Cambdodia 6: Battambang

I arrived in Battambang at 5:30pm, after leaving Siem Reap via Mekong Express at 2pm, and immediately liked the place – it’s hard to explain what it is about somewhere that makes it feel inviting and appealing, and Battambang doesn’t necessarily have loads going on but it somehow had an energy that I fell into step with. Having said that, the 3 nights I spent there provided me with some of the worst sleep I have ever had but that is more due to the dorm room I was in at Here Be Dragons – a really cool and cheap place that I otherwise enjoyed being in, the dorm room was stuffy and right by the bar area, and with the guy on the top bunk next to me using my bunk to get up and down his constantly, I didn’t stand a chance.

Anyway, after checking in I got chatting to a guy who worked there about the things to do around Battambang and he introduced me to DJ Tuk Tuk (not his real name, sadly), whom provides Tuk Tuk services around Battambang and suggested I join in with a tour he already had scheduled for another woman at the hostel for the following afternoon, which would cover the Bamboo Train and Bat Cave. In the space of 10 minutes I had booked in the tour, got a Brazilian couple on board, and met the aforementioned woman, a lovely German called Tara. After chatting to her for a while, I realised I hadn’t eaten for a few hours and it was time to sort that out, so I walked across the river to the night market to devour meat and rice.

The following morning I headed out to explore the city for a few hours before ending up at Nary’s Kitchen – a highly rated cooking school and restaurant – where I had a ridic tasty eggplant (sorry, aubergine for the Brits) and green bean Khmer curry with rice. I am literally in love with the local food in Cambodia – and I thought it wasn’t possible to enjoy eating more than I already did. FOOL.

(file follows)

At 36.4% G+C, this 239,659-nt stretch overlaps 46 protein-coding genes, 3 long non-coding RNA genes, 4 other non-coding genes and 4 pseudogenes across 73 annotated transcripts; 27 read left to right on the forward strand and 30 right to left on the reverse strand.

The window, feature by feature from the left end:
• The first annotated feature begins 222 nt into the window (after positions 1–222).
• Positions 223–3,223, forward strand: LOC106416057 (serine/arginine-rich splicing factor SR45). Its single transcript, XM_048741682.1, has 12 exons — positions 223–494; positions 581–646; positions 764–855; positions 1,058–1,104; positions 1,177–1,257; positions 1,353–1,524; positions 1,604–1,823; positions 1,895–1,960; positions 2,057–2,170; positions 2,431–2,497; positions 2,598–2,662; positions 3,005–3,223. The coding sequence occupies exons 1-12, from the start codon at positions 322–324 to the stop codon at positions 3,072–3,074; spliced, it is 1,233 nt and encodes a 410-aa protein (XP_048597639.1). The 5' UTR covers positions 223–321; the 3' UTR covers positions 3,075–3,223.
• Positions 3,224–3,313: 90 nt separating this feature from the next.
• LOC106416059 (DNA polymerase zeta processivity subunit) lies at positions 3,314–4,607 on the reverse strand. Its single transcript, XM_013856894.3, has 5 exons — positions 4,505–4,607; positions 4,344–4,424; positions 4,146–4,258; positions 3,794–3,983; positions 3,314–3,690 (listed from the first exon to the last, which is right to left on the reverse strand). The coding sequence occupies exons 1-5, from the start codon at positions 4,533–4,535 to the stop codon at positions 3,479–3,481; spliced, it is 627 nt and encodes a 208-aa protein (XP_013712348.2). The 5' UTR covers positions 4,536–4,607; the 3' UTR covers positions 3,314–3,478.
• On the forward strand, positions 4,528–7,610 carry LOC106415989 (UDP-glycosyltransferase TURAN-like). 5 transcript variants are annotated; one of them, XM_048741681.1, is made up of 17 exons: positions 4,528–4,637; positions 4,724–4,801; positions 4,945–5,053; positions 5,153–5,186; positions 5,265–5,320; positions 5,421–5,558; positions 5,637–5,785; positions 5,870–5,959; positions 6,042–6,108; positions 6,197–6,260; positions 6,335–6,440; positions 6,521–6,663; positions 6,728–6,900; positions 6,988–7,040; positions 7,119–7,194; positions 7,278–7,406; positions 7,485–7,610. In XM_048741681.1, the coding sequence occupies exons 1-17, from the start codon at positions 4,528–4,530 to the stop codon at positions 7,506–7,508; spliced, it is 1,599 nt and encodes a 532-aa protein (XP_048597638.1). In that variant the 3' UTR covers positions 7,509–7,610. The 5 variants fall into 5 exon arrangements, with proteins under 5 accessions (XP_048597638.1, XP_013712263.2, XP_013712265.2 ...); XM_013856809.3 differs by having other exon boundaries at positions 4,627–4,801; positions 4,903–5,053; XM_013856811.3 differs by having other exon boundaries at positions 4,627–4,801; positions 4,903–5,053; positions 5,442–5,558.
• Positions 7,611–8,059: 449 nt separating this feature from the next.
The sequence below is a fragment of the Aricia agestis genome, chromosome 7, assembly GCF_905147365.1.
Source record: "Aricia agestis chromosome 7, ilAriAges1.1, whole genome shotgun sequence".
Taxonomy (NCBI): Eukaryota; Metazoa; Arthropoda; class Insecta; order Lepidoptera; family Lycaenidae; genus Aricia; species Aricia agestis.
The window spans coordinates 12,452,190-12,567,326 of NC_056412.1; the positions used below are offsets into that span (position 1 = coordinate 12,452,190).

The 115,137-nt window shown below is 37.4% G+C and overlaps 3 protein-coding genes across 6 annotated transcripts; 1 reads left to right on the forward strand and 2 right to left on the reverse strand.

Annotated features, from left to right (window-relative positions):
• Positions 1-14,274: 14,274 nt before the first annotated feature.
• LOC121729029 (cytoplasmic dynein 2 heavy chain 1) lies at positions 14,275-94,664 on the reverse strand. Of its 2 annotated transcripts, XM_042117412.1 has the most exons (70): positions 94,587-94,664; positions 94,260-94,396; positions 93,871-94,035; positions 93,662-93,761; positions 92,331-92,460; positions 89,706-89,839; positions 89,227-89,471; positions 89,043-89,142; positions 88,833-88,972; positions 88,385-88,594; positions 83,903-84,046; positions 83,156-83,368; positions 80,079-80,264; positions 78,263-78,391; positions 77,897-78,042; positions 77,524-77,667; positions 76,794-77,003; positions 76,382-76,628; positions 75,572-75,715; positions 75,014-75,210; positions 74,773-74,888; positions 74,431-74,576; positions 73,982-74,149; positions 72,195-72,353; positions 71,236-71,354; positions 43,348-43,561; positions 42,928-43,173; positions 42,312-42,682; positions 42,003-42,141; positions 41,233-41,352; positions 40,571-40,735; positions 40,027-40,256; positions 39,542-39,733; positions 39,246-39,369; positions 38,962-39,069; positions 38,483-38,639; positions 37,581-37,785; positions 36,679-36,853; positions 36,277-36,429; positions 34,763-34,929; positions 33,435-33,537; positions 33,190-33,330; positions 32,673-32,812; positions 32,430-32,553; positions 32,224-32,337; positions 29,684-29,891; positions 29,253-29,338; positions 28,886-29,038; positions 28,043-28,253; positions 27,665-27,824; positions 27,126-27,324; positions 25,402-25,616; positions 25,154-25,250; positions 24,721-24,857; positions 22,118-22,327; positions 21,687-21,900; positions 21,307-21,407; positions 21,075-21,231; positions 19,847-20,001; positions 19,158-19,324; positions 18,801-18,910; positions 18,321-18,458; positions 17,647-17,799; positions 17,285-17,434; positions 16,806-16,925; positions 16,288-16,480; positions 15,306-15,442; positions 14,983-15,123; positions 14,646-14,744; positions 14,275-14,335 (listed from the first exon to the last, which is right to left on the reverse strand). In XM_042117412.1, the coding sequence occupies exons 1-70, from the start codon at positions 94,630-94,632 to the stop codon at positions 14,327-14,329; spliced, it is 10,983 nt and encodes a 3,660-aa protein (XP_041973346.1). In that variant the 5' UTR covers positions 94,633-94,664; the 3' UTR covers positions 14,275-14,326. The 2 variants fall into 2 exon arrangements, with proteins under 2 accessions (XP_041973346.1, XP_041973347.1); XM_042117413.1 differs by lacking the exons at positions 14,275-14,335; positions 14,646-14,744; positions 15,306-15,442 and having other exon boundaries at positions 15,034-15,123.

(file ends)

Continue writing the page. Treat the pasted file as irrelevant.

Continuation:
After filling my gob I walked back to the hostel ready for setting off at 2pm. I should mention right away how amazing DJ Tuk Tuk was – kind, hilarious and considerate (he helped me not skip over numerous times that day) and a total rock star in his motorbike helmet! The 4 of us had a great day together and all loved DJ. Anyway, we were first taken to the Bamboo Train, which is literally as it sounds – a cart made out of bamboo that you sit on as, with the use of a motor, it whizzes down the metal track that crosses 7km of countryside.


We paid $5 each and hopped on before setting off on our bumpy journey, however 5 minutes in we saw a train approaching us from the opposite direction so we slowed to a stop and were told to get off. Then, in front of us, they dismantled our cart and carried it off the track so that the other one could continue. We then had to wait for about 10 minutes while more and more carts going in the other direction whizzed by – although I couldn’t quite work it out myself, there was clearly some system to the whole thing! Eventually, as one of the carts went past us, the driver got off to help our driver put our cart back together and would continue on our journey.


We were on the train for about 20/25 minutes in total, passing by stunning countryside with the wind in our hair and sun on our faces. It was very bumpy and I had to hold on to Tara at times (especially when I rather ambitiously tried to turn around to take pictures of the couple with us), wondering how often they service or maintain the track but loving the feeling of freedom at the same time. It was a truly unique experience and I would highly recommend doing it.


We then arrived at a village and were told to get off for 20 minutes, where we were immediately approached by shop owners wanting our custom and little girls practically begging us to buy their bracelets. I find this kind of thing heartbreaking and really conflicting – I know that I need to say no to them as buying the bracelets from them perpetuates this culture when the community are trying to put in place organisations and processes so they can receive an education instead, but it is so so horrible saying no to this beautiful, young, warm girls. They are the loveliest – one of the girls gave me a ring she had made out of a leaf – and it is so difficult witnessing poverty in this way and feeling helpless. It reminds you of how lucky you are to have been brought up where you were, and reminds you of your privilege.